As can be seen from the Maps above, the Arches Local is an area which stretches across two local wards; it is an area which does not form a natural neighbourhood or community and could be described as a corridor shape.
The name Arches Local was decided by a range of local residents as the area roughly in the centre of the geographical map is the Luton Arches Railway Arch.
This historical site is easily and readily identified by all in the area both residents and visitors.
It is an imposing structure which currently is in need of some TLC but is an iconic structure and locally linked to tales of secret tunnels where children played in the 1960s undiscovered by the Ministry of Defence who managed them.
Historically Luton Arches was a meeting place for local people, there was a large fountain situated in the middle of the major road junction at the Luton railway arches. When it was opened, a grass enclosure and a row of poplars were planted behind it. The Luton Arches themselves towered above the scene.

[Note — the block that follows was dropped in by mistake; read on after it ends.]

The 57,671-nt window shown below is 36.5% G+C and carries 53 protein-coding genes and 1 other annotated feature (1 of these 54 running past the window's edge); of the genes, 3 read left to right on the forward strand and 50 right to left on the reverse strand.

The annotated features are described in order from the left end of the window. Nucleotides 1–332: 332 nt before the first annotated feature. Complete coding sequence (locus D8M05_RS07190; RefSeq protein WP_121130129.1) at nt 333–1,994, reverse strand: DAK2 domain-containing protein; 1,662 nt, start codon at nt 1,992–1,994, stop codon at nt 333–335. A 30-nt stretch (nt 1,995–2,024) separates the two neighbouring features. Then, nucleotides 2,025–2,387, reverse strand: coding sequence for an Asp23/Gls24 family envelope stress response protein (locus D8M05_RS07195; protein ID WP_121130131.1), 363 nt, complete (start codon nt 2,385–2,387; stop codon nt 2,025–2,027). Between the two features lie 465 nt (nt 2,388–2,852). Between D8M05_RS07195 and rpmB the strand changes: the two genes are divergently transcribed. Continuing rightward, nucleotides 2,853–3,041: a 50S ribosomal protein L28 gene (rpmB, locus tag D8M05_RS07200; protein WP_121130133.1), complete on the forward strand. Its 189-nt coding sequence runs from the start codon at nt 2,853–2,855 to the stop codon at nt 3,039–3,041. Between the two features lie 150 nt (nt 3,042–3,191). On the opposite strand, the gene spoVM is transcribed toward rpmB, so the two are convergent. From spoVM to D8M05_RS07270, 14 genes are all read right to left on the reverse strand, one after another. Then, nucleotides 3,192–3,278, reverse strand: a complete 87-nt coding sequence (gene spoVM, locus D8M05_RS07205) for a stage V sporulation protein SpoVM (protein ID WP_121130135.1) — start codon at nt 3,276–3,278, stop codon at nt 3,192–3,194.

The Driver Fountain, intended for both people and horses, was paid for by the then Mayor of Chatham, Councillor William Dawes Driver, and donated by him to the Borough Council in 1899. Driver dedicated the fountain to his father, a former councillor who had died the previous year. The fountain was unveiled by the then MP Sir Horatio Davies before a large crowd. It was removed by the council in 1961, and now languishes in a local cemetery. We would like to see the driver fountain as one of Chatham few monuments reinstalled at Luton Arches, and that it could be the key to getting the major improvement in this area underway.